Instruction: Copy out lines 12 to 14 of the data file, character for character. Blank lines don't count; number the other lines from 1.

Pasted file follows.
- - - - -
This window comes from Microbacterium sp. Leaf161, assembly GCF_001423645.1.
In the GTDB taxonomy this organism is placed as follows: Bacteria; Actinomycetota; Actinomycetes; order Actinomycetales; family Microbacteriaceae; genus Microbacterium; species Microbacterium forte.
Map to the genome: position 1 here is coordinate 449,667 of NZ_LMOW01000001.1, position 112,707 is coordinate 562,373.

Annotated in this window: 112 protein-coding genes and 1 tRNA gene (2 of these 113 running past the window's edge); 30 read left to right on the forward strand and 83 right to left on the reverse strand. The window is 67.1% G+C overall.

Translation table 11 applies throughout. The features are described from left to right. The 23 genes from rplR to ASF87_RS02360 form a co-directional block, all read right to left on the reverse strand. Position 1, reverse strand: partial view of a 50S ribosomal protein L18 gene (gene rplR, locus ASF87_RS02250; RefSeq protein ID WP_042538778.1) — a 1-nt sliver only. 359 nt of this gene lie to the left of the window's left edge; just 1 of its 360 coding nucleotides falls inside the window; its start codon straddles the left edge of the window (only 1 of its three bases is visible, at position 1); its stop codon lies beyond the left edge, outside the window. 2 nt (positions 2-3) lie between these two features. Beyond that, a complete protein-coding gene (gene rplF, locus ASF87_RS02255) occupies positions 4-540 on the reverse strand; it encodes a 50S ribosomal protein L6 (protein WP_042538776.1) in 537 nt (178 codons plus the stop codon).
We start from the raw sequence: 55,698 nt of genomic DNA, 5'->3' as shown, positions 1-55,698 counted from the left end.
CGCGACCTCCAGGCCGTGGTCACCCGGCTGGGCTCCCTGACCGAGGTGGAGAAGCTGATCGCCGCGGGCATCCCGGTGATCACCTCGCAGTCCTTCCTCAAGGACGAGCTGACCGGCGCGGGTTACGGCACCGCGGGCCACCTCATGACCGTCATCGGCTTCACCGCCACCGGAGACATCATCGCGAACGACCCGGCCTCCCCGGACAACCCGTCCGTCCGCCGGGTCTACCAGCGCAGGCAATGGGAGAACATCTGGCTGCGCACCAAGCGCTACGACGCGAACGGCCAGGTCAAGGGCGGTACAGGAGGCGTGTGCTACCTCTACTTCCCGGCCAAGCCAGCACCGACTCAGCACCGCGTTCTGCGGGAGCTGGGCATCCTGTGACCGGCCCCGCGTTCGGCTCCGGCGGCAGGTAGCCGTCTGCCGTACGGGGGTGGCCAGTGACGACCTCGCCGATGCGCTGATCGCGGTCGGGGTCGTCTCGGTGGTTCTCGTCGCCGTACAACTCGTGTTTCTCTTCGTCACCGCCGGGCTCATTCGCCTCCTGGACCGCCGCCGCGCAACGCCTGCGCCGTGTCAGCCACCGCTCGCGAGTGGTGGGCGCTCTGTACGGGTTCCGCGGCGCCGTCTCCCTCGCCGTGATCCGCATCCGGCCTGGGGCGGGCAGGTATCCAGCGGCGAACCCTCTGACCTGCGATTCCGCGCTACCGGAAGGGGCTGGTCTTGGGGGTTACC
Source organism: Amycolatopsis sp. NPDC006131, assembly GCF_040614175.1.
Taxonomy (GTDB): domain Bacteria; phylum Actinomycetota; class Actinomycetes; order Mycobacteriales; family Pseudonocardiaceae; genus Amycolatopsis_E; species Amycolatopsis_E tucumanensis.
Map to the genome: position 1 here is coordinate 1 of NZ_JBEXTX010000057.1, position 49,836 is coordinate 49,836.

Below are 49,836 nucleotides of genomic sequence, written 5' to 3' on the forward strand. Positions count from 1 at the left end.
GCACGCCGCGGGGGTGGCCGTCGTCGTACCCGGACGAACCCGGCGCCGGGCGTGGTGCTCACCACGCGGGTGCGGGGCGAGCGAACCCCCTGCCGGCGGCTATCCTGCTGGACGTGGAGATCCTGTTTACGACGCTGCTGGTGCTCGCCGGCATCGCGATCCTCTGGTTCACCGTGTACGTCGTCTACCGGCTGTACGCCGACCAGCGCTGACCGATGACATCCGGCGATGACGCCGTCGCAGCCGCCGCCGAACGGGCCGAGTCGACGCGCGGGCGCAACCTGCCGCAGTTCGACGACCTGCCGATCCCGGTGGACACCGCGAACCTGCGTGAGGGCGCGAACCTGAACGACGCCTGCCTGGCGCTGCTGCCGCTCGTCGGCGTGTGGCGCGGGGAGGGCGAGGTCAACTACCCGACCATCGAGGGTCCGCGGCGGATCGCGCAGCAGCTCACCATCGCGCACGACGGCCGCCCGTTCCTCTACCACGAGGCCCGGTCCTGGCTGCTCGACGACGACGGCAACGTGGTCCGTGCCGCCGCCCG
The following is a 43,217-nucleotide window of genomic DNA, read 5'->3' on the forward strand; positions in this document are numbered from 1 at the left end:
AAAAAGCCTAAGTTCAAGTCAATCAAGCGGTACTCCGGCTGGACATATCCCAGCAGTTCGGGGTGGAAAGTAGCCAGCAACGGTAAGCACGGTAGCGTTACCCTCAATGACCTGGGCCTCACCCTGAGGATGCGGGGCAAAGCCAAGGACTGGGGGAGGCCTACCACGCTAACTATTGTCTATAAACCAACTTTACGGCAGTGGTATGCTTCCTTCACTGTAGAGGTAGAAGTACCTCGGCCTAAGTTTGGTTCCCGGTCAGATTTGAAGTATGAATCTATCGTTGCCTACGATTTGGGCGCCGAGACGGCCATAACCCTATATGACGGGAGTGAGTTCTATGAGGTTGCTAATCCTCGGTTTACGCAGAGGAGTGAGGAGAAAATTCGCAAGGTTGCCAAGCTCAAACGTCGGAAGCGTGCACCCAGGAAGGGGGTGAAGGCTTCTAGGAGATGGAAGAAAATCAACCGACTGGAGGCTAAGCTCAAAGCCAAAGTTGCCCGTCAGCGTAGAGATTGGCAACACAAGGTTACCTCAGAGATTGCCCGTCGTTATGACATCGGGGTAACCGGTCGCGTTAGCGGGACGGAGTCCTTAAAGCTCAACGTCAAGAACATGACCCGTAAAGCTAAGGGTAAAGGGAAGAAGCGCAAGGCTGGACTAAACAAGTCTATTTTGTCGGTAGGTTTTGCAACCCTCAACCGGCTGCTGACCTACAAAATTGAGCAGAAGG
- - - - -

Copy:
GCACGCCGCGGGGGTGGCCGTCGTCGTACCCGGACGAACCCGGCGCCGGGCGTGGTGCTCACCACGCGGGTGCGGGGCGAGCGAACCCCCTGCCGGCGGCTATCCTGCTGGACGTGGAGATCCTGTTTACGACGCTGCTGGTGCTCGCCGGCATCGCGATCCTCTGGTTCACCGTGTACGTCGTCTACCGGCTGTACGCCGACCAGCGCTGACCGATGACATCCGGCGATGACGCCGTCGCAGCCGCCGCCGAACGGGCCGAGTCGACGCGCGGGCGCAACCTGCCGCAGTTCGACGACCTGCCGATCCCGGTGGACACCGCGAACCTGCGTGAGGGCGCGAACCTGAACGACGCCTGCCTGGCGCTGCTGCCGCTCGTCGGCGTGTGGCGCGGGGAGGGCGAGGTCAACTACCCGACCATCGAGGGTCCGCGGCGGATCGCGCAGCAGCTCACCATCGCGCACGACGGCCGCCCGTTCCTCTACCACGAGGCCCGGTCCTGGCTGCTCGACGACGACGGCAACGTGGTCCGTGCCGCCGCCCG
The following is a 43,217-nucleotide window of genomic DNA, read 5'->3' on the forward strand; positions in this document are numbered from 1 at the left end:
AAAAAGCCTAAGTTCAAGTCAATCAAGCGGTACTCCGGCTGGACATATCCCAGCAGTTCGGGGTGGAAAGTAGCCAGCAACGGTAAGCACGGTAGCGTTACCCTCAATGACCTGGGCCTCACCCTGAGGATGCGGGGCAAAGCCAAGGACTGGGGGAGGCCTACCACGCTAACTATTGTCTATAAACCAACTTTACGGCAGTGGTATGCTTCCTTCACTGTAGAGGTAGAAGTACCTCGGCCTAAGTTTGGTTCCCGGTCAGATTTGAAGTATGAATCTATCGTTGCCTACGATTTGGGCGCCGAGACGGCCATAACCCTATATGACGGGAGTGAGTTCTATGAGGTTGCTAATCCTCGGTTTACGCAGAGGAGTGAGGAGAAAATTCGCAAGGTTGCCAAGCTCAAACGTCGGAAGCGTGCACCCAGGAAGGGGGTGAAGGCTTCTAGGAGATGGAAGAAAATCAACCGACTGGAGGCTAAGCTCAAAGCCAAAGTTGCCCGTCAGCGTAGAGATTGGCAACACAAGGTTACCTCAGAGATTGCCCGTCGTTATGACATCGGGGTAACCGGTCGCGTTAGCGGGACGGAGTCCTTAAAGCTCAACGTCAAGAACATGACCCGTAAAGCTAAGGGTAAAGGGAAGAAGCGCAAGGCTGGACTAAACAAGTCTATTTTGTCGGTAGGTTTTGCAACCCTCAACCGGCTGCTGACCTACAAAATTGAGCAGAAGG